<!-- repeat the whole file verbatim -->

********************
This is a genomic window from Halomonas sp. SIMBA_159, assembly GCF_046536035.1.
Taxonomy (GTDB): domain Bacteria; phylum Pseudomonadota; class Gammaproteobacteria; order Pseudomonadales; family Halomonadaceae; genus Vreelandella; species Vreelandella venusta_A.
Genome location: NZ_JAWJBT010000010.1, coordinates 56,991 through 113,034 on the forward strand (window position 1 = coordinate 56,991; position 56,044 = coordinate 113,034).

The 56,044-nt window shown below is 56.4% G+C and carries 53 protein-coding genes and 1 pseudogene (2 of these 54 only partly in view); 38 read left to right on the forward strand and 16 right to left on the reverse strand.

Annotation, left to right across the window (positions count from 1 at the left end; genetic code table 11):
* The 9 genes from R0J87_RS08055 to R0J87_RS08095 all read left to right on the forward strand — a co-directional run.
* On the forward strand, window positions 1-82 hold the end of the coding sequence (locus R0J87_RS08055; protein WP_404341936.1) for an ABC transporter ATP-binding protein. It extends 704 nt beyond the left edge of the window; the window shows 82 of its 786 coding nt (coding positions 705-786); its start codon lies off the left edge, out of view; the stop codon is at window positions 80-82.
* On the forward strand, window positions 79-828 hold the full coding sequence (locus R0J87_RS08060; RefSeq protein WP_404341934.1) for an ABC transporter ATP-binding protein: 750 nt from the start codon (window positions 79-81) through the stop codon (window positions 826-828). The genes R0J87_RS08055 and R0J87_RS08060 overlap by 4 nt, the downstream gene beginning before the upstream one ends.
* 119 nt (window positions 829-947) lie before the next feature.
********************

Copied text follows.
This is a genomic window from Halomonas sp. SIMBA_159, assembly GCF_046536035.1.
Taxonomy (GTDB): domain Bacteria; phylum Pseudomonadota; class Gammaproteobacteria; order Pseudomonadales; family Halomonadaceae; genus Vreelandella; species Vreelandella venusta_A.
Genome location: NZ_JAWJBT010000010.1, coordinates 56,991 through 113,034 on the forward strand (window position 1 = coordinate 56,991; position 56,044 = coordinate 113,034).

The 56,044-nt window shown below is 56.4% G+C and carries 53 protein-coding genes and 1 pseudogene (2 of these 54 only partly in view); 38 read left to right on the forward strand and 16 right to left on the reverse strand.

Annotation, left to right across the window (positions count from 1 at the left end; genetic code table 11):
* The 9 genes from R0J87_RS08055 to R0J87_RS08095 all read left to right on the forward strand — a co-directional run.
* On the forward strand, window positions 1-82 hold the end of the coding sequence (locus R0J87_RS08055; protein WP_404341936.1) for an ABC transporter ATP-binding protein. It extends 704 nt beyond the left edge of the window; the window shows 82 of its 786 coding nt (coding positions 705-786); its start codon lies off the left edge, out of view; the stop codon is at window positions 80-82.
* On the forward strand, window positions 79-828 hold the full coding sequence (locus R0J87_RS08060; RefSeq protein WP_404341934.1) for an ABC transporter ATP-binding protein: 750 nt from the start codon (window positions 79-81) through the stop codon (window positions 826-828). The genes R0J87_RS08055 and R0J87_RS08060 overlap by 4 nt, the downstream gene beginning before the upstream one ends.
* 119 nt (window positions 829-947) lie before the next feature.